Prime Minister Binyamin Netanyahu may have been more affected by the State Comptroller's scandalous report on his expenses than previously thought.
A recent set of surveys by the Hamidgam Project published Saturday night on Channel Ten show that while Likud maintains a slim lead in the polls, the Prime Minister's approval ratings have dropped significantly.
Likud received 24 seats in the survey, with Labor-Hatnua following closely behind with 23. Trailing in the third position with 13 mandates was Jewish Home, with the United Arab List close behind in fourth place with 12 seats.
Centrist parties Yesh Atid and Kulanu followed with 11 and 8 mandates, respectively. Tied at seven mandates were haredi parties Shas and United Torah Judaism.
Rounding out the survey was Yisrael Beytenu at six seats, Meretz with five, and Yachad-Ha'am Itanu with four.
However, another survey found that public satisfaction with the Prime Minister dropped sharply from 5.0 on February 14 to 4.8 on February 20. Netanyahu has fallen to third place in this category, behind Jewish Home Chairman Naftali Bennett.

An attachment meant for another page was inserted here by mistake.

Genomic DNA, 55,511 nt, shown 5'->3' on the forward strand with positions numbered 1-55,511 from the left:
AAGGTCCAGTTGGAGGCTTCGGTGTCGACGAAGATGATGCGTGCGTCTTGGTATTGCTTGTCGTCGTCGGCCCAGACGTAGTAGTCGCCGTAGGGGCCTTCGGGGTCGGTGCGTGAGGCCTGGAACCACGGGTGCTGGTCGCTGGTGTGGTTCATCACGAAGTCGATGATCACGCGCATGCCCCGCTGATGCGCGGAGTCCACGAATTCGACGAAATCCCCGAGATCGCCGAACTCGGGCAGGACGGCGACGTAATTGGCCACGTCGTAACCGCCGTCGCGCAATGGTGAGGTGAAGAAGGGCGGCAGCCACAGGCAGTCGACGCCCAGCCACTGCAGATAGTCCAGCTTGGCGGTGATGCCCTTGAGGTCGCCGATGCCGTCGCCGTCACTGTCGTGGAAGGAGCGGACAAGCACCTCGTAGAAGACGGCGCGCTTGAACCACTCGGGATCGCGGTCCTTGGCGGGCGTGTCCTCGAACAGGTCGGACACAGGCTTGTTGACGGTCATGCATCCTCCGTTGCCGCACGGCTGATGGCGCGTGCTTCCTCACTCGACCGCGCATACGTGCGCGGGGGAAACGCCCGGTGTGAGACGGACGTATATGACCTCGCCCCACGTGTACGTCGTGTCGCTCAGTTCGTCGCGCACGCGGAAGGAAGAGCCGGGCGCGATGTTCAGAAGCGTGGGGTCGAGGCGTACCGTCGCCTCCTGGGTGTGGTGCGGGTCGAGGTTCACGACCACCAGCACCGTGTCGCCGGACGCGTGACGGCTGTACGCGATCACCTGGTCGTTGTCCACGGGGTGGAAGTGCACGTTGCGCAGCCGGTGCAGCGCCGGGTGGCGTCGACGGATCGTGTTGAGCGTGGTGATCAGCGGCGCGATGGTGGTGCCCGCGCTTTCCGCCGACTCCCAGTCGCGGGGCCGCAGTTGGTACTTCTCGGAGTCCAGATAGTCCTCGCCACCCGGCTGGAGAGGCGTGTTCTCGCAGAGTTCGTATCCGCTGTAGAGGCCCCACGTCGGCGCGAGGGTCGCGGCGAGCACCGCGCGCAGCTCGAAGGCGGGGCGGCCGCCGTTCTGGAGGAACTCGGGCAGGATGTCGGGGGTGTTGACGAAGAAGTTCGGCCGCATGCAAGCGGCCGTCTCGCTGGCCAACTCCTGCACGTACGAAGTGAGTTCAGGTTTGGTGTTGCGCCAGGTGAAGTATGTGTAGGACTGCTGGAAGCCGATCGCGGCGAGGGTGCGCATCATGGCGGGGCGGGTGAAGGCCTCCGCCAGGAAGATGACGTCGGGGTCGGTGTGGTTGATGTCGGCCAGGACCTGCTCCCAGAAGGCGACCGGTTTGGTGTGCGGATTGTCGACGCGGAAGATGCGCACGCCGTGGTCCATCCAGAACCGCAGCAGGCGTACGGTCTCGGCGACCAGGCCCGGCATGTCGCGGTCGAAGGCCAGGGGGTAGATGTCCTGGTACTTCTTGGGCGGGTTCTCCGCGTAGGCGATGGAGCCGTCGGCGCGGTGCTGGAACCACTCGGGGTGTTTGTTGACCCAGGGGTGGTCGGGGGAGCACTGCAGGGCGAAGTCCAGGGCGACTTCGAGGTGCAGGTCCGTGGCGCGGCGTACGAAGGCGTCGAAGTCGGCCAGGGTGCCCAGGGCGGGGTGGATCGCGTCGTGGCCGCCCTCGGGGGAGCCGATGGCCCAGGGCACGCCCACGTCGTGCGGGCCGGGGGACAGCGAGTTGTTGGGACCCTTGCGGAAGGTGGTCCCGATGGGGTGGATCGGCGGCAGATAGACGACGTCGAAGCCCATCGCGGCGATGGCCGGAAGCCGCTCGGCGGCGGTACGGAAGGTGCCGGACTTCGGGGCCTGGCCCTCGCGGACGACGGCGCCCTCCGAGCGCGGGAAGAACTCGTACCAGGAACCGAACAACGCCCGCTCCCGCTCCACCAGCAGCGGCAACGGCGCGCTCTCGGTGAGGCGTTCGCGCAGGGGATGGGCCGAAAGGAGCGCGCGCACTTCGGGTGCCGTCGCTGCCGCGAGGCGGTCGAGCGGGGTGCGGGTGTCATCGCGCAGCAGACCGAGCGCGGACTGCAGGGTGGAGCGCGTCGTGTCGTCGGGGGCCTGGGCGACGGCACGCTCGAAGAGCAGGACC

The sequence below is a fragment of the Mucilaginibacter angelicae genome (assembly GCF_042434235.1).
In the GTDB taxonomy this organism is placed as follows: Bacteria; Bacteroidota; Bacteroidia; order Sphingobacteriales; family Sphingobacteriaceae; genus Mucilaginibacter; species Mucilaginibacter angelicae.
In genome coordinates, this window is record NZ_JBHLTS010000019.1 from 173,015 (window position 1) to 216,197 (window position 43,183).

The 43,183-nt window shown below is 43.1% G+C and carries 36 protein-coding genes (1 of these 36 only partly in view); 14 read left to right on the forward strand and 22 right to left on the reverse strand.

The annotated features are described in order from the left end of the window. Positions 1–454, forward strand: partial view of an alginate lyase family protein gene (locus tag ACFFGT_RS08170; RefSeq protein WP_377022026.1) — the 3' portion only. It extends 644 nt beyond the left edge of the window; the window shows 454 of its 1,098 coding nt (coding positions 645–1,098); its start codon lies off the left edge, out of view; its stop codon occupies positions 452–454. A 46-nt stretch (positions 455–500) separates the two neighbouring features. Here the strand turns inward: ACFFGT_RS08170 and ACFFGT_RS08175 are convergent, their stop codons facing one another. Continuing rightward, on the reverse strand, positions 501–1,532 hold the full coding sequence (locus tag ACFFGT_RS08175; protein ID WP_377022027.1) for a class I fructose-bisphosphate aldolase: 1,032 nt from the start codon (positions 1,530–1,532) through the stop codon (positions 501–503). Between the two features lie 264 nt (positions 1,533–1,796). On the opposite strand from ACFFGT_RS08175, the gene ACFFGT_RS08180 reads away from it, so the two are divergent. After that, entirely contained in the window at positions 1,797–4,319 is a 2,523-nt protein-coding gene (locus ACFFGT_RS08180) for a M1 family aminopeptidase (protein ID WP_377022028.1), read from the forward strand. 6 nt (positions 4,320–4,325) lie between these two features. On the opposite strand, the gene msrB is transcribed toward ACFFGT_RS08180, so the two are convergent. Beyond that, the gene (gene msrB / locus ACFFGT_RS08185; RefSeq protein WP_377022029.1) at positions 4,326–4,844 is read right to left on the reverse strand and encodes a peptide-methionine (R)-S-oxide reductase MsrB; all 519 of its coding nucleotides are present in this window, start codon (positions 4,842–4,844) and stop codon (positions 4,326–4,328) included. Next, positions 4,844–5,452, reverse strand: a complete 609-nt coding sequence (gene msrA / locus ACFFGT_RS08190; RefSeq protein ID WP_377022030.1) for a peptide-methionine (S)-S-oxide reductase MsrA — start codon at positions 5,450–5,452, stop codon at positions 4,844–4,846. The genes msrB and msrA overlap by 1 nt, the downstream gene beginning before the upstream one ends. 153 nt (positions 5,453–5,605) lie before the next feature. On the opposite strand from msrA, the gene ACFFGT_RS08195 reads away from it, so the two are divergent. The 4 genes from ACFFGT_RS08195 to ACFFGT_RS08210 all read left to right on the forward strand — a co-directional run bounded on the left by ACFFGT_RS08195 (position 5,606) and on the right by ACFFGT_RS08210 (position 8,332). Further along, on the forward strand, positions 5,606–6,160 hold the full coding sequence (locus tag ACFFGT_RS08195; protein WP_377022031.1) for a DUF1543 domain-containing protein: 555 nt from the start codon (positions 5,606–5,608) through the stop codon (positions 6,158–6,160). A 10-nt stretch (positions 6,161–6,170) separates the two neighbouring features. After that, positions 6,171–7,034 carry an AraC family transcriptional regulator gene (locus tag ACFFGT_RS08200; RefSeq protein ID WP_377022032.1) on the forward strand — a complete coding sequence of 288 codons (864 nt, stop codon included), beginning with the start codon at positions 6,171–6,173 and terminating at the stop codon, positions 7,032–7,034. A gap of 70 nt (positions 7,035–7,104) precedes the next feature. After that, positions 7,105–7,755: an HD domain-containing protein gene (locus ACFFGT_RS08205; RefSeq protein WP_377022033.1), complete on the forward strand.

Netanyahu was also placed in fifth place in the survey for which political leader is the most honest, with only 9 percent of respondents naming him.
Additionally, the gap between voters' choice of candidate for Prime Minister has narrowed significantly. 39 percent of voters believe Netanyahu is the preferred man for the job, but Labor leader Yitzhak Herzog follows closely with 35%.
On hand during television program "Central Headquarters" to discuss the results of the polls were Energy and Water Minister Silvan Shalom (Likud) and Hatnua MK Amir Peretz.
Shalom defended his party and said the so-called damage to Likud and Netanyahu could only be seen in this current survey and was not reflective of greater Likud constituents.
Peretz, who is running on the joint Labor-Hatnua list for the 20th Knesset, countered by saying, "I live in the vicinity of Likud supporters...and I feel that there is disgust with Netanyahu. I'm not saying they have changed sides, I argue that they do not want to vote."
The former Labor chairman added that one reason for the public's lack of confidence in Netanyahu is poor economic policy.
"When Netanyahu took office for the first time, a young couple needed 84 [monthly] salaries to buy an apartment. Now that number is closer to 170 salaries. This is proof of Netanyahu's failure."